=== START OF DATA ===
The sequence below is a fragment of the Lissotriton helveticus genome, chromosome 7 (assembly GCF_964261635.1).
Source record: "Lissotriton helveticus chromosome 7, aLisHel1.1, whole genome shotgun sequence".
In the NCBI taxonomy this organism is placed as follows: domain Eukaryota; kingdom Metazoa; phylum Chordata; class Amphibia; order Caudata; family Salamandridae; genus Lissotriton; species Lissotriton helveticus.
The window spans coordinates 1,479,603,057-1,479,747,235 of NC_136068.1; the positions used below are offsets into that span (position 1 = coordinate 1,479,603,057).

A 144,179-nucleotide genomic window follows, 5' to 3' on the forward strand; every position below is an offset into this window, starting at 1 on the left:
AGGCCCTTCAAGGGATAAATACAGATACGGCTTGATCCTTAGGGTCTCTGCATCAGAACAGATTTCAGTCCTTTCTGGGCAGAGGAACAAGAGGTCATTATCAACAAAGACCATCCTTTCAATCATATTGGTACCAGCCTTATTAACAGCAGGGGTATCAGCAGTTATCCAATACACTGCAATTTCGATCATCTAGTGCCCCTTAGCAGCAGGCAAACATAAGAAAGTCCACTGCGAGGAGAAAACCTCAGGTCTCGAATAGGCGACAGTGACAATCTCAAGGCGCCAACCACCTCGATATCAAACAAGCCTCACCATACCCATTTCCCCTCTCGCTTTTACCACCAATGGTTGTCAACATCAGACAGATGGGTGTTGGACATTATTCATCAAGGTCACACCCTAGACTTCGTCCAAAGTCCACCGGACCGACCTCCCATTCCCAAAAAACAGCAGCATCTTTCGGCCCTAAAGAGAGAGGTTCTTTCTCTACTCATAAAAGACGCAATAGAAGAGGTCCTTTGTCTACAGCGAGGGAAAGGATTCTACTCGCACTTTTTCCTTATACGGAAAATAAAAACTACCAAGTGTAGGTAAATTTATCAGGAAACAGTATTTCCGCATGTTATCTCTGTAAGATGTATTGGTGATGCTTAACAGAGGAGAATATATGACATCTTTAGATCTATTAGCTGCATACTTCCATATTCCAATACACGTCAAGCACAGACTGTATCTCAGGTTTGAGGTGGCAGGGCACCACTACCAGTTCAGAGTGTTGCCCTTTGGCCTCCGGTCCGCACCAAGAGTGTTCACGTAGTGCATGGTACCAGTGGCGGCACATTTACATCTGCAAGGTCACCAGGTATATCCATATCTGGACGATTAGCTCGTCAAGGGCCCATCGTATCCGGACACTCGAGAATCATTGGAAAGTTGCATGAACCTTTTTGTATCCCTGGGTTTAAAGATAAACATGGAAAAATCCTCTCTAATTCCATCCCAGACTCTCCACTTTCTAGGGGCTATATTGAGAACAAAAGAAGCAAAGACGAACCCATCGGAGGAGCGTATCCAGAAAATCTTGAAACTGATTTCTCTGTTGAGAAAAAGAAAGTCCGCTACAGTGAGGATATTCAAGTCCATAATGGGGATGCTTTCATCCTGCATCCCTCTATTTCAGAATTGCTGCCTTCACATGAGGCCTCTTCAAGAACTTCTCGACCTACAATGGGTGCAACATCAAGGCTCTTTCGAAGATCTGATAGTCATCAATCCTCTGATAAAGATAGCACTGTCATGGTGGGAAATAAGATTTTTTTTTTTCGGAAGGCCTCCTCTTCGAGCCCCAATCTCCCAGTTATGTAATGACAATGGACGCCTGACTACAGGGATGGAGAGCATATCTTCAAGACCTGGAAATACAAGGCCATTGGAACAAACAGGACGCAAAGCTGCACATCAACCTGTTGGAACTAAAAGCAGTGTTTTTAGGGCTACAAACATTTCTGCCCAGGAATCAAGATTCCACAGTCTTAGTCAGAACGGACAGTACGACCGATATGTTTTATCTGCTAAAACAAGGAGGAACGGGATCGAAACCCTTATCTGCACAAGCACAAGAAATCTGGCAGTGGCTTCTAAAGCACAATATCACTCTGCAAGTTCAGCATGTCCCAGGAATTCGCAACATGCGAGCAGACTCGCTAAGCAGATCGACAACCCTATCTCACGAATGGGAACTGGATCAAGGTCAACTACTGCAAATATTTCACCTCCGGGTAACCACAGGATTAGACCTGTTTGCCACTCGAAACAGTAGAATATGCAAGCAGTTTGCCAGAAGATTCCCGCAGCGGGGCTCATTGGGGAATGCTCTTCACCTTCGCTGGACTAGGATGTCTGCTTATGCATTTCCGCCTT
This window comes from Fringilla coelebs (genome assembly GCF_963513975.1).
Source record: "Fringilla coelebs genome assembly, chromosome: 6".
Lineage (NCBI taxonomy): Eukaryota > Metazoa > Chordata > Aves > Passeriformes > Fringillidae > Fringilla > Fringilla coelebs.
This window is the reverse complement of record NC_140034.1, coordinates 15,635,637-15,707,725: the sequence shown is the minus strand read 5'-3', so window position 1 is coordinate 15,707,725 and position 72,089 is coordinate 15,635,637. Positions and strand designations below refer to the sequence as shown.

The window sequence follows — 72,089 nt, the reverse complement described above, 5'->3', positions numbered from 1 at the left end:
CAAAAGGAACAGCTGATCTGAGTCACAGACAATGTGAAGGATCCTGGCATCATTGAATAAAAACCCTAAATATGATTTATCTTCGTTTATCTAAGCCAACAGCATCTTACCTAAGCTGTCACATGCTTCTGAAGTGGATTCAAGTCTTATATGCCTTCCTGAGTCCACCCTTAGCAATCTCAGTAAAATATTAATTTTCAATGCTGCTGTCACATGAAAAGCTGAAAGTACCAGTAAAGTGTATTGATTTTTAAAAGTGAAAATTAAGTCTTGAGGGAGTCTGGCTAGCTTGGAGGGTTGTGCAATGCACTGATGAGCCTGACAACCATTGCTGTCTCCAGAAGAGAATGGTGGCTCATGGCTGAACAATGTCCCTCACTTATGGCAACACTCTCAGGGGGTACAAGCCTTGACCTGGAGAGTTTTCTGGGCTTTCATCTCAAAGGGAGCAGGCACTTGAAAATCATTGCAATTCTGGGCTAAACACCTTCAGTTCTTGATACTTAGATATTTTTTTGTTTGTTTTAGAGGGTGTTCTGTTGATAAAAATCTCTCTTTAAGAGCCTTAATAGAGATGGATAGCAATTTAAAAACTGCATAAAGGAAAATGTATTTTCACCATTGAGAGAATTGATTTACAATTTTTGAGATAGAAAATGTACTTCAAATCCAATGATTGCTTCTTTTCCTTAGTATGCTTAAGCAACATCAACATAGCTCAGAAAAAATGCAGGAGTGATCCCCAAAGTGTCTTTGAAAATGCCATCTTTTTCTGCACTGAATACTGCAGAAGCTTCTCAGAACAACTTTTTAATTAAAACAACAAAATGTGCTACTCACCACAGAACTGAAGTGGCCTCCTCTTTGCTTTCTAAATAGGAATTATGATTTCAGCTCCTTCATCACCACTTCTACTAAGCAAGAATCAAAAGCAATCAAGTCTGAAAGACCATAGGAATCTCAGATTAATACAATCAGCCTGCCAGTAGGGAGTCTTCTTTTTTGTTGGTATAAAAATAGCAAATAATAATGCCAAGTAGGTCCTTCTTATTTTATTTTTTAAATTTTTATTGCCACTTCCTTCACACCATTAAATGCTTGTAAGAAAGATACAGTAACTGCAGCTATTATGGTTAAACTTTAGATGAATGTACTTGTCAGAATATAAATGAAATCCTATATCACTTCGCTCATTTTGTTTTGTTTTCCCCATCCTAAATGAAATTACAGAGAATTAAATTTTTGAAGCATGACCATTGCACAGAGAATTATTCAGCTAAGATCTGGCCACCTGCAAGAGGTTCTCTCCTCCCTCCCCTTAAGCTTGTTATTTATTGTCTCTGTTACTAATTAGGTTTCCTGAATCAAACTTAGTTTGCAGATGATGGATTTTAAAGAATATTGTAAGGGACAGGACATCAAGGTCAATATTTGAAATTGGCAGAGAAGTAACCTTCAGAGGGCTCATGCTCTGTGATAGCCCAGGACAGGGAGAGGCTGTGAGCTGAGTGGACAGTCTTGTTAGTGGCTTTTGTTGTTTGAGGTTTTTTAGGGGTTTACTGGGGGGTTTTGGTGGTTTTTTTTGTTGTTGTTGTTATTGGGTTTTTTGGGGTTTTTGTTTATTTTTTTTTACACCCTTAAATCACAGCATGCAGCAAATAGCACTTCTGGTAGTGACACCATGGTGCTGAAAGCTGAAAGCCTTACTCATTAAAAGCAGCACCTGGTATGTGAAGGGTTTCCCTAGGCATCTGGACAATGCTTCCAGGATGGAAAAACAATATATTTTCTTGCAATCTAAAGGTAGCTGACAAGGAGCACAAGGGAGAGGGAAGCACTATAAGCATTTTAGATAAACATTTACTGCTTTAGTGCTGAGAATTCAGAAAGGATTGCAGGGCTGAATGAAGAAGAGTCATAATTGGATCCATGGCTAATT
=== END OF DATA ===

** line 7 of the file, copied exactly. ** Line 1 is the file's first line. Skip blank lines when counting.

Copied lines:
This window comes from Fringilla coelebs (genome assembly GCF_963513975.1).